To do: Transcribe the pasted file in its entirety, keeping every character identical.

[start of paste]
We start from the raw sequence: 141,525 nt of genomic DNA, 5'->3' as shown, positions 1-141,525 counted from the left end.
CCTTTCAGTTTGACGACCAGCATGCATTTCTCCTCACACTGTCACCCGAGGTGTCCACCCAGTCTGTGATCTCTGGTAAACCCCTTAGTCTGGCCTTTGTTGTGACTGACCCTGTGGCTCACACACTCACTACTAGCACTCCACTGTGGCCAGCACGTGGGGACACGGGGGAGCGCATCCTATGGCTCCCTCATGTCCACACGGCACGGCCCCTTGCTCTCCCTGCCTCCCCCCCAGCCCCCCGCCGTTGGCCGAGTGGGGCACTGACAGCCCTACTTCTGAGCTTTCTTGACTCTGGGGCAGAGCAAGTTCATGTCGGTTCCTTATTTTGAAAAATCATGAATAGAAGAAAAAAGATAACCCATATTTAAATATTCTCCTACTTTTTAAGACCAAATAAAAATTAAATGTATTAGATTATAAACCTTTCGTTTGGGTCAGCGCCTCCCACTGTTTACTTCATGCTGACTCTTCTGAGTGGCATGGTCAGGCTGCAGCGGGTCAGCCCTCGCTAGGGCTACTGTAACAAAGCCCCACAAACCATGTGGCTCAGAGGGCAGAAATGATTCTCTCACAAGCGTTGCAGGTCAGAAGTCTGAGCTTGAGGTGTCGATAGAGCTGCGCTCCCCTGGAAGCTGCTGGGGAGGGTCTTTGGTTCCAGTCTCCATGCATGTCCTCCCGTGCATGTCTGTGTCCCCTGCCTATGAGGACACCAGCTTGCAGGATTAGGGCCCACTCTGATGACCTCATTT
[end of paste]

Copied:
We start from the raw sequence: 141,525 nt of genomic DNA, 5'->3' as shown, positions 1-141,525 counted from the left end.
CCTTTCAGTTTGACGACCAGCATGCATTTCTCCTCACACTGTCACCCGAGGTGTCCACCCAGTCTGTGATCTCTGGTAAACCCCTTAGTCTGGCCTTTGTTGTGACTGACCCTGTGGCTCACACACTCACTACTAGCACTCCACTGTGGCCAGCACGTGGGGACACGGGGGAGCGCATCCTATGGCTCCCTCATGTCCACACGGCACGGCCCCTTGCTCTCCCTGCCTCCCCCCCAGCCCCCCGCCGTTGGCCGAGTGGGGCACTGACAGCCCTACTTCTGAGCTTTCTTGACTCTGGGGCAGAGCAAGTTCATGTCGGTTCCTTATTTTGAAAAATCATGAATAGAAGAAAAAAGATAACCCATATTTAAATATTCTCCTACTTTTTAAGACCAAATAAAAATTAAATGTATTAGATTATAAACCTTTCGTTTGGGTCAGCGCCTCCCACTGTTTACTTCATGCTGACTCTTCTGAGTGGCATGGTCAGGCTGCAGCGGGTCAGCCCTCGCTAGGGCTACTGTAACAAAGCCCCACAAACCATGTGGCTCAGAGGGCAGAAATGATTCTCTCACAAGCGTTGCAGGTCAGAAGTCTGAGCTTGAGGTGTCGATAGAGCTGCGCTCCCCTGGAAGCTGCTGGGGAGGGTCTTTGGTTCCAGTCTCCATGCATGTCCTCCCGTGCATGTCTGTGTCCCCTGCCTATGAGGACACCAGCTTGCAGGATTAGGGCCCACTCTGATGACCTCATTT